Just like BYOD, employees prefer the ease of use and functionality of their own apps and IT must adapt.
Less than one decade ago, smartphones and tablets changed workplace technology—virtually overnight. IT lost "control" and users became decision makers. Is it any wonder we are still trying to figure things out, and that the question of "who owns mobility" remains? This research examines the current state of mobility in an attempt to answer that question.
With only two full quarters to his name, the Microsoft CEO is making good on his promise of a mobile-first, cloud-first world, while beating the Street.
Enterprises must move beyond today's sharing obstacles to get the most value out of mobility.
Over the next 6 years self-driving/autonomous vehicles will lead to the most fundamental change in transportation, mobility and society.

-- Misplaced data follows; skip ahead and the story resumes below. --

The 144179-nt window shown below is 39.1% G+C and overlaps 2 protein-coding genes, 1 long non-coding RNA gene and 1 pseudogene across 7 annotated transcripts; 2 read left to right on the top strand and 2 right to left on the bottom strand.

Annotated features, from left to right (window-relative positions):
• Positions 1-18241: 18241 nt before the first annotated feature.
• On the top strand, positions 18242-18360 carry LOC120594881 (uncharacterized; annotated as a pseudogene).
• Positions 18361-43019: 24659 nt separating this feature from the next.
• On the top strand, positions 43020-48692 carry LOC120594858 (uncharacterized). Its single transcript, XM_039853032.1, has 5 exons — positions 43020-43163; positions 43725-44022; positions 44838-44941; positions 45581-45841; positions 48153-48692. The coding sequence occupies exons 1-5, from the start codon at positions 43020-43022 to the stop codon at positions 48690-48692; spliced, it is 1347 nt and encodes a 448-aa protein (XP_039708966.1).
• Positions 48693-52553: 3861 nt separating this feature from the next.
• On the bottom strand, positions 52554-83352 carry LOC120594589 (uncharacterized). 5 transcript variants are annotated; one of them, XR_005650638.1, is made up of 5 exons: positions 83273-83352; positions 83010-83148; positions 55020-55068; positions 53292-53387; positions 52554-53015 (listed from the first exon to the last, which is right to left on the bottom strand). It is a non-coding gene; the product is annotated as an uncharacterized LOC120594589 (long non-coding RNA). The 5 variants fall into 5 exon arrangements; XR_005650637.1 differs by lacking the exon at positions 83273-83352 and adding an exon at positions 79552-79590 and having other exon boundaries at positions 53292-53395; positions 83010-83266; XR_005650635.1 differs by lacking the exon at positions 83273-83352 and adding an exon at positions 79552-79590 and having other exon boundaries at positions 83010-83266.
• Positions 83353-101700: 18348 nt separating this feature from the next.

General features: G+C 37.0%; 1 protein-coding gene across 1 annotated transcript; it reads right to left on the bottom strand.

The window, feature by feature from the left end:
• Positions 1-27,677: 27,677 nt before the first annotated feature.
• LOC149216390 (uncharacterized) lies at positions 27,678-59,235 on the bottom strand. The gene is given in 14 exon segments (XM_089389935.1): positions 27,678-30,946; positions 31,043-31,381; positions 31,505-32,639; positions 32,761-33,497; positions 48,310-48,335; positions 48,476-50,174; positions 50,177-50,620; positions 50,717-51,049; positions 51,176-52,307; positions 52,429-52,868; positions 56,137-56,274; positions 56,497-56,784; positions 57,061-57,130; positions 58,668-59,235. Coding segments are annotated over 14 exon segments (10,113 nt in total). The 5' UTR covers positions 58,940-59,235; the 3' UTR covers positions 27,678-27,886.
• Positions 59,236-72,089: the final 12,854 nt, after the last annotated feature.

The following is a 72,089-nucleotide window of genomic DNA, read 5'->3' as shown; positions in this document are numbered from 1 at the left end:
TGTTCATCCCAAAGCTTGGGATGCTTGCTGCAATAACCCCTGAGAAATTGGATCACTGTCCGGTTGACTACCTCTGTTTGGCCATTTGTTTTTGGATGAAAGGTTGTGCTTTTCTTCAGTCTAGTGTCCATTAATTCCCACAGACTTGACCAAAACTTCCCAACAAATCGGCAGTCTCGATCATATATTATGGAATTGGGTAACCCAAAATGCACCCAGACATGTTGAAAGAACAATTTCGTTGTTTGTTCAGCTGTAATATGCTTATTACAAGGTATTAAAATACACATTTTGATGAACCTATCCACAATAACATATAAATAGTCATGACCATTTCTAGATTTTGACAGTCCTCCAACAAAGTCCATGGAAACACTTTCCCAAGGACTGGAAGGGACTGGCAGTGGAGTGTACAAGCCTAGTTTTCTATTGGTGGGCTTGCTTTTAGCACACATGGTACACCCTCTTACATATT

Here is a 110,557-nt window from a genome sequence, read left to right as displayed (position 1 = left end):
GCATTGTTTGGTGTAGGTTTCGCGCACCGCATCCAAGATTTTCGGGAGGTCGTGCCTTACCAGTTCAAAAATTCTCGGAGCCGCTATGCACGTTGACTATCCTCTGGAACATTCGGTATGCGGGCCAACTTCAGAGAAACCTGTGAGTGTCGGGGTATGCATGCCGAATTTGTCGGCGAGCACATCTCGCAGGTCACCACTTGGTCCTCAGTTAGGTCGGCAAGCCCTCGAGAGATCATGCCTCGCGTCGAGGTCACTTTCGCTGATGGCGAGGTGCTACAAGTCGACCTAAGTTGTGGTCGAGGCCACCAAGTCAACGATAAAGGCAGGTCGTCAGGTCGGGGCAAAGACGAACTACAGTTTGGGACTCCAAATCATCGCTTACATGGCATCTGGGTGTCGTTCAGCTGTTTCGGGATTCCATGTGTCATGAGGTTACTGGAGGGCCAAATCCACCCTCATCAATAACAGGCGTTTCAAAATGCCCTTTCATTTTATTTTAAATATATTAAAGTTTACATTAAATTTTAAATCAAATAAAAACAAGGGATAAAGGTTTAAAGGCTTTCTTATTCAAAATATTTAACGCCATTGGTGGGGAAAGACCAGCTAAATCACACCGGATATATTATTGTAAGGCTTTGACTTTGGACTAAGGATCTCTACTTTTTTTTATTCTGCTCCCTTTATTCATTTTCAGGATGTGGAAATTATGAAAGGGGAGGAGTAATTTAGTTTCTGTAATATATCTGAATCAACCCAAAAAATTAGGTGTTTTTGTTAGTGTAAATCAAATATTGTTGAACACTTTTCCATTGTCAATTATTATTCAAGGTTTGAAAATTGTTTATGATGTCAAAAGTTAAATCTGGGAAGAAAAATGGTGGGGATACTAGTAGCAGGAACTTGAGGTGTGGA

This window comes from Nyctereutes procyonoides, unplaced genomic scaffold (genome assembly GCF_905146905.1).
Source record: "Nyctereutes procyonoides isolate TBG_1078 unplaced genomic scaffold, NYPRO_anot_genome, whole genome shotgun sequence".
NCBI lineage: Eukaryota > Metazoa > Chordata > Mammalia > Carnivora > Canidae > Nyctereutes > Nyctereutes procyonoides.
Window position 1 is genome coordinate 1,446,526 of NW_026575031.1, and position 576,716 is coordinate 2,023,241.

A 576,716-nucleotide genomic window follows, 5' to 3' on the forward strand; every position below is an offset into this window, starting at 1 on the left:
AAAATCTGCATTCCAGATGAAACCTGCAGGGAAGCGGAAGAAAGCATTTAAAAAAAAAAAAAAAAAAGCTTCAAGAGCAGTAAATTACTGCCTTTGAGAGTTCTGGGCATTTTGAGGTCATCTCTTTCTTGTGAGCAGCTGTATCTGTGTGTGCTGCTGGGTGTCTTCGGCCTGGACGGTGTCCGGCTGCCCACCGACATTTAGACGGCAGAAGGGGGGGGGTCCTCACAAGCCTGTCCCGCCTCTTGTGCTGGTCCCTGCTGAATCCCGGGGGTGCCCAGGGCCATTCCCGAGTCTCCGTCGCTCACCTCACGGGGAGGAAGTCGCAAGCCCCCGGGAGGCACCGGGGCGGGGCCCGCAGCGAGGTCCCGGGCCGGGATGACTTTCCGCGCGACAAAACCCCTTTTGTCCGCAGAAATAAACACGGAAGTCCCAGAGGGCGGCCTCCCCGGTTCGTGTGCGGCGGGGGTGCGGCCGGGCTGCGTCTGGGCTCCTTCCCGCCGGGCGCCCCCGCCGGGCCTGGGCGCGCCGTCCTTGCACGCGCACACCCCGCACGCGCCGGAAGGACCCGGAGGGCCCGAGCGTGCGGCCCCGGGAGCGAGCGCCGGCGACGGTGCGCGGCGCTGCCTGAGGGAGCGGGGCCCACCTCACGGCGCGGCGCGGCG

Change happens fast in enterprise mobility—here's a few from last week you might have missed.
Fidelity, DICK's Sporting Goods, Fairfield University, Delta Air Lines, Consulate Health Care, McKesson Medical-Surgical, 451 Research, VDC Reserach to speak at Mobile Enterprise Executive Summit.
The planned U.S. federal secure node will offer the right (secure) mix of cloud, hosted and on-premise technology.
Apple is selling everything—but tablets—with another record year on the books, and has, according to Tim Cook, enough ideas and capabilities to change the world again.
Worrying about technical security was not a traditional part of the top exec's job, but with mobile, everything is at risk.